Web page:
Conrad Kiczenski and Alie Stout, both 15, organized the rally, which took place began 2 and 4:30 p.m. at Lucerne Harbor Park.


Those who attended the afternoon event were an almost equal number of teens and adults. On the adult side were several members of Lake County Peace Action and District 3 Supervisor Denise Rushing.


Some visitors came from outside the county to participate. Madeline Daughton, a third grade teacher, and author Rudy Knoop, both of Covelo, drove over for the day to take part.


The location for the rally, in a grove of redwoods at the park, was especially poignant. Among the trees is one with a plaque called “The Freedom Tree.”


The plaque reads: “The Freedom Tree: With the vision of universal freedom for all mankind, this tree is dedicated to the POW/MIAs of California and all prisoners of war and missing action, 1973.”


Some of the signs carried at the rally had slogans such as, “Peace is not partisan,” and “Occupation is terror.”


Conrad himself carried a sign that said, “Tell Congress, stop funding war.”


The group marched and stood along the edge of the park bordering Highway 20, where a number of cars passing by honked as a show of support.


During an interview with videographer Hiram Dukes, Conrad said he's concerned that corporate media is helping keep people ignorant of the government's actions.


Several participants took their turn at the bullhorn to share their thoughts about the war and why the rally was important.


Finley resident Phil Murphy told the teens at the event that they should be proud of themselves for being there and taking action. “You're doing the right thing,” he said.


He added that by protesting the government's policies the teenagers were doing what their parents and neighbors have failed to do.


Both Conrad and Alie were pleased with the turnout.


“I was surprised at how many people showed up,” said Alie.


She said they hope to plan more events this summer.


Today at noon Alie and Conrad will lead a meeting of Lake County Youth Action at the Lucerne Senior Center. The newly forming group seeks to unite local teens in positive causes and activities.


For more information about Lake County Youth Action, e-mail Conrad at This email address is being protected from spambots. You need JavaScript enabled to view it..


E-mail Elizabeth Larson at This email address is being protected from spambots. You need JavaScript enabled to view it..

 

 

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About 50 people took part in the Saturday event. Photo by Elizabeth Larson.

 

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LAKE COUNTY – The California Highway Patrol reported this week that fewer people lost their lives on California’s roadways in 2006 compared to the previous year, according to preliminary statistics prepared by the agency.


In Lake County, there appears to have been a slight increase both in fatal collisions and the resulting fatalities.


CHP said increased enforcement, along with education, resulted in lives saved statewide.


Highway collision fatalities decreased 9.22 percent in 2006, with 3,907 collision fatalities compared to 4,304 in 2005. Statewide, there were 3,542 fatal collision in 2006, down from 3,822 in 2005.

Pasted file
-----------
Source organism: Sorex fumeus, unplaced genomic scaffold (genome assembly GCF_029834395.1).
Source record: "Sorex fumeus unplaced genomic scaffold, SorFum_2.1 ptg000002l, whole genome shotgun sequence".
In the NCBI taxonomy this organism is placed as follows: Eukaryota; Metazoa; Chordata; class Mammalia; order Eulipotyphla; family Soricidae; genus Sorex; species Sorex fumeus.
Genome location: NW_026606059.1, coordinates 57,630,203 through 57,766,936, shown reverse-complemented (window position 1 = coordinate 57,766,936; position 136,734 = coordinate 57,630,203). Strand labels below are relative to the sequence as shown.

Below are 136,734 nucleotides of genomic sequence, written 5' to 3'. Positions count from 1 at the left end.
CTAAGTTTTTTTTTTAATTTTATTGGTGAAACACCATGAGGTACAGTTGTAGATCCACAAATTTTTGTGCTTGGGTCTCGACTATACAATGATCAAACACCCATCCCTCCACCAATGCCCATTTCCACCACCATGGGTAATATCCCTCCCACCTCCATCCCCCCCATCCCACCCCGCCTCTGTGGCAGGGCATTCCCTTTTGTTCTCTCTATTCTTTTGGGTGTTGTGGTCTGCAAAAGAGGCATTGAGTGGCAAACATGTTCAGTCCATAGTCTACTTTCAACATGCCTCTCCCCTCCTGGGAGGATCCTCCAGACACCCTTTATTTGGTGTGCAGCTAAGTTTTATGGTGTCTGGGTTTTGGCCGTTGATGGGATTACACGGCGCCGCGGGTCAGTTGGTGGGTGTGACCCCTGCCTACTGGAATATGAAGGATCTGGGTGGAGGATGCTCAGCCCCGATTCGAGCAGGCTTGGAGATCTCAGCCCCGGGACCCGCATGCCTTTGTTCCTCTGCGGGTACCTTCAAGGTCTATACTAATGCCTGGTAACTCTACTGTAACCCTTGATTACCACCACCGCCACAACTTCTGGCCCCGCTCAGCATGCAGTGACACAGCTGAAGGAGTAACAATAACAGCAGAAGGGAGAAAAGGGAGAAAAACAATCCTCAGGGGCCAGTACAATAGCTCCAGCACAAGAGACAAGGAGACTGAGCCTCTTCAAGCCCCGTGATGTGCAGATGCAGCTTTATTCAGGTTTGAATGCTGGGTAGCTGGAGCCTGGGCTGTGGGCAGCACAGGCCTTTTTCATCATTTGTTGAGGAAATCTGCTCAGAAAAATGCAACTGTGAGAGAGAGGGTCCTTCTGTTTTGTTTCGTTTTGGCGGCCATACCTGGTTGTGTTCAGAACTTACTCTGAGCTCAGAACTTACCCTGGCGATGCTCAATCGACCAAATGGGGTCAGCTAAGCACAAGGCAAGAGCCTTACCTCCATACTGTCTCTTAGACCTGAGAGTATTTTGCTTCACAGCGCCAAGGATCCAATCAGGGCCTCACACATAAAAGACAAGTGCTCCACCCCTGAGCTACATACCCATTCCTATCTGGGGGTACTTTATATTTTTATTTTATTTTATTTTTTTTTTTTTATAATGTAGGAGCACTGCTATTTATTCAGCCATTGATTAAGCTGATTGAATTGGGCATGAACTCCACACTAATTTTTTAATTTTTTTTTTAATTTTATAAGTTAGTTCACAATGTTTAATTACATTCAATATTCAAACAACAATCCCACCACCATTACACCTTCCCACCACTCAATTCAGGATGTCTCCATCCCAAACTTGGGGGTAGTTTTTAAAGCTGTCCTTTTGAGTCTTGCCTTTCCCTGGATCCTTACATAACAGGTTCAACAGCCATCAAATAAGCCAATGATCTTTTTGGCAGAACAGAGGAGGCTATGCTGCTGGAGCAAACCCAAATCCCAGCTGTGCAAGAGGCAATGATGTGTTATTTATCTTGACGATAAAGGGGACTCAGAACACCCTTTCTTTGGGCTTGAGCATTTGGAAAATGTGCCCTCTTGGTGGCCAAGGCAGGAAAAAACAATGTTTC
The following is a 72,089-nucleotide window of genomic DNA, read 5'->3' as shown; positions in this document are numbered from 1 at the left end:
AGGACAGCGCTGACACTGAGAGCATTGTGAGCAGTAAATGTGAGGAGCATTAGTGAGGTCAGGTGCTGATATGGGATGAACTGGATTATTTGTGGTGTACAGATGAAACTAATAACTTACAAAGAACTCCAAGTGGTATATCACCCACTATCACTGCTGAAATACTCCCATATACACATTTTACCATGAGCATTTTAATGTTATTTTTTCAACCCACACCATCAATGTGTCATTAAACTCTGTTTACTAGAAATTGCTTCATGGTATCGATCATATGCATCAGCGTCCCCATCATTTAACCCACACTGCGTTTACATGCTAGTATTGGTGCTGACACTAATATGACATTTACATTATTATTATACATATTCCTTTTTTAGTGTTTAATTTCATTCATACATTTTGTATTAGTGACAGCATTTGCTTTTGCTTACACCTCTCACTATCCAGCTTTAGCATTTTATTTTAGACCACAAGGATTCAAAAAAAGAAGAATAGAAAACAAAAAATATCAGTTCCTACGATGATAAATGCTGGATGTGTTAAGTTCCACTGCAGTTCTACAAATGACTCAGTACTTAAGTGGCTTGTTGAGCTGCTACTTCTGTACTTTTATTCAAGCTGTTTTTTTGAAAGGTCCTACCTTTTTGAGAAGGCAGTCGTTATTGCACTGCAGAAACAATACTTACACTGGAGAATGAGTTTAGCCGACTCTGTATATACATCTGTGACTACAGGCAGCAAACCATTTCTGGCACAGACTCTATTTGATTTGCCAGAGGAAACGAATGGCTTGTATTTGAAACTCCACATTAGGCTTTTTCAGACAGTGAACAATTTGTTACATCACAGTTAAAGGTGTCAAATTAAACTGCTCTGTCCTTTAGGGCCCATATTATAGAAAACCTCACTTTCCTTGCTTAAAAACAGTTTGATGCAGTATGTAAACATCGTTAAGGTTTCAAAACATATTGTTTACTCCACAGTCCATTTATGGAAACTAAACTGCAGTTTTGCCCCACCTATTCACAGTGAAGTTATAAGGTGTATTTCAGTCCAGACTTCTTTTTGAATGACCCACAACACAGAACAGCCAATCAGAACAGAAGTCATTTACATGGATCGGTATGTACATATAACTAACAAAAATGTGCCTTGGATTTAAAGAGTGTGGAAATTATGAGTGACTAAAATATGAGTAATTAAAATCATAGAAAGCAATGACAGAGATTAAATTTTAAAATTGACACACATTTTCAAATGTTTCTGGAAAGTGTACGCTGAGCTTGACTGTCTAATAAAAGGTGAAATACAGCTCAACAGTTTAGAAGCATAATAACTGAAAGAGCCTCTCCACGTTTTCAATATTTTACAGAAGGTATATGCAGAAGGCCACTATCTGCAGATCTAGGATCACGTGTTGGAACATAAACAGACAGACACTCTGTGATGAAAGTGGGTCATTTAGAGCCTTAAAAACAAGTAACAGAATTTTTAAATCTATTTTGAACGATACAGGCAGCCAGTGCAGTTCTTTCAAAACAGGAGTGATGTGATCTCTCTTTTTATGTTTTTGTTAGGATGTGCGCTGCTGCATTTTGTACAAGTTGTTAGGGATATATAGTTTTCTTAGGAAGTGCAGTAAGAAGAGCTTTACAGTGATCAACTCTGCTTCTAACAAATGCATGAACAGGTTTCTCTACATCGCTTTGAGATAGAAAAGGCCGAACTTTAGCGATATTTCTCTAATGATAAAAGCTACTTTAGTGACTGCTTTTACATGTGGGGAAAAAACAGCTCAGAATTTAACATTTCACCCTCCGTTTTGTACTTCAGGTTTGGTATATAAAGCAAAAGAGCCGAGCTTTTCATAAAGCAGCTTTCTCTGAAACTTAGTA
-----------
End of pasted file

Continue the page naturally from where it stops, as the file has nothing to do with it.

Jaime Coffee of the Sacramento CHP Office reported that fatal collisions in Lake County in 2005 numbered 12, with 13 victims killed. Statistics for 2006, which she said were preliminary and only extended through September, listed 16 fatal collisions and 20 victims killed.


The county's fatality statistics over the last 10 years show a steady overall increase, with some years showing notable drops. (See graph below.)


“While I am saddened to see these deaths, I am pleased to see what appears to be a substantial reduction in the number of casualties,” said CHP Commissioner Mike Brown. “The projected reduction reflects the emphasis the CHP places on safety.”


CHP said its goals include preventing death, injury and property damage. The indicator of a state’s relative success in traffic safety is represented by the number of traffic fatalities per every 100 million miles of vehicle travel, referred to as the Mileage Death Rate (MDR). The MDR is affected by both increased educational and enforcement efforts.


“Early indications are that California’s estimated mileage death rate in 2006 is 1.21, that’s a dramatic improvement from the previous year’s 1.31 if that holds up,” said Brown.


The MDR won’t be official until the third quarter of 2007 when all data elements are finalized.


“These projected reductions in collisions and victims killed are primarily the result of increased enforcement and education in the three main causes of fatal crashes – seat belt usage, DUIs and speeding,” Brown added.


The preliminary figures were also good news at the California Office of Traffic Safety (OTS).


OTS awards grants to agencies throughout the state for programs aimed at reducing deaths and injuries on California's roadways.


In the last year OTS awarded $103 million to 290 agencies, more funding to more agencies than ever before, with greater emphasis on combating DUI offenders, increasing seat belt use and promoting public awareness campaigns.


DUI arrests statewide rose 4 percent between 2005 and 2006, going from 89,944 to 93.690. In Lake County, 2005 DUI arrests numbered 360, compared to a preliminary estimate of 411 for 2006 (for 10 years of Lake County DUI statistics, see graph below).


The Lake County District Attorney's Office received an OTS grant last year, according to District Attorney Jon Hopkins. The funds, said Hopkins, were used to create a new DUI Vertical Prosecution Unit and fund a prosecutor whose sole function is to work DUI cases. The unit won its first prosecution in February.